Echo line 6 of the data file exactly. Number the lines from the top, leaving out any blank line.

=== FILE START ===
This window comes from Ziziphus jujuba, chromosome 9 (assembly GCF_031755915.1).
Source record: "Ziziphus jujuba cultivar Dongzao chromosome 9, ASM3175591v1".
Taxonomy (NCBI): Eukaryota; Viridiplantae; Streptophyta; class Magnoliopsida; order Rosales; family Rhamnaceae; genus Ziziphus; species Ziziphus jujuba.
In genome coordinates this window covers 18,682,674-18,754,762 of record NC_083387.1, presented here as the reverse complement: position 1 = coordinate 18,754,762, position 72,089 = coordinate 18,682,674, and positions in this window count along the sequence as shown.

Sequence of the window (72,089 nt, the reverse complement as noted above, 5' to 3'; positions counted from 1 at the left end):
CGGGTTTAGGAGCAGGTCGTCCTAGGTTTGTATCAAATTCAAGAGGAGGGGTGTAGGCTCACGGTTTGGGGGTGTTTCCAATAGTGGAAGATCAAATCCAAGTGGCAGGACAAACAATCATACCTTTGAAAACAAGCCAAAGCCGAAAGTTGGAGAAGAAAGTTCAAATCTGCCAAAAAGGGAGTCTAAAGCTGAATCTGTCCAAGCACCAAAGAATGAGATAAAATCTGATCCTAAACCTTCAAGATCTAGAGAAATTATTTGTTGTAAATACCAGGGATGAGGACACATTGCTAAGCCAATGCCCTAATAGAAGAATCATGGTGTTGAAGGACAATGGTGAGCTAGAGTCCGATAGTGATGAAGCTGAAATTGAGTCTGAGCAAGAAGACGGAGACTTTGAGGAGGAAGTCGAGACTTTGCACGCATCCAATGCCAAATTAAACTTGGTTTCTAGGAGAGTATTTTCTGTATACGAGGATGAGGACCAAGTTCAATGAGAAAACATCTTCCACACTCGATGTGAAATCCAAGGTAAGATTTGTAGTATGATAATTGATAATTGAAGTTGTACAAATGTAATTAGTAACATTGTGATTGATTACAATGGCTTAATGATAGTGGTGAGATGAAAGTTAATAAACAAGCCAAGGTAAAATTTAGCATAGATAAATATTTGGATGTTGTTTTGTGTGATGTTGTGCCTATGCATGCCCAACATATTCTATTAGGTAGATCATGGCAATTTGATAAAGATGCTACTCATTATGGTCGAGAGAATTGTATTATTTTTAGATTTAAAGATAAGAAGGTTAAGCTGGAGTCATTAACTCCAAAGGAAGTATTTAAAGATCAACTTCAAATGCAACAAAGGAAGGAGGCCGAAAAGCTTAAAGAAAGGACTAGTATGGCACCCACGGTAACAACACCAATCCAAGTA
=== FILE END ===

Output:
CGGGTTTAGGAGCAGGTCGTCCTAGGTTTGTATCAAATTCAAGAGGAGGGGTGTAGGCTCACGGTTTGGGGGTGTTTCCAATAGTGGAAGATCAAATCCAAGTGGCAGGACAAACAATCATACCTTTGAAAACAAGCCAAAGCCGAAAGTTGGAGAAGAAAGTTCAAATCTGCCAAAAAGGGAGTCTAAAGCTGAATCTGTCCAAGCACCAAAGAATGAGATAAAATCTGATCCTAAACCTTCAAGATCTAGAGAAATTATTTGTTGTAAATACCAGGGATGAGGACACATTGCTAAGCCAATGCCCTAATAGAAGAATCATGGTGTTGAAGGACAATGGTGAGCTAGAGTCCGATAGTGATGAAGCTGAAATTGAGTCTGAGCAAGAAGACGGAGACTTTGAGGAGGAAGTCGAGACTTTGCACGCATCCAATGCCAAATTAAACTTGGTTTCTAGGAGAGTATTTTCTGTATACGAGGATGAGGACCAAGTTCAATGAGAAAACATCTTCCACACTCGATGTGAAATCCAAGGTAAGATTTGTAGTATGATAATTGATAATTGAAGTTGTACAAATGTAATTAGTAACATTGTGATTGATTACAATGGCTTAATGATAGTGGTGAGATGAAAGTTAATAAACAAGCCAAGGTAAAATTTAGCATAGATAAATATTTGGATGTTGTTTTGTGTGATGTTGTGCCTATGCATGCCCAACATATTCTATTAGGTAGATCATGGCAATTTGATAAAGATGCTACTCATTATGGTCGAGAGAATTGTATTATTTTTAGATTTAAAGATAAGAAGGTTAAGCTGGAGTCATTAACTCCAAAGGAAGTATTTAAAGATCAACTTCAAATGCAACAAAGGAAGGAGGCCGAAAAGCTTAAAGAAAGGACTAGTATGGCACCCACGGTAACAACACCAATCCAAGTA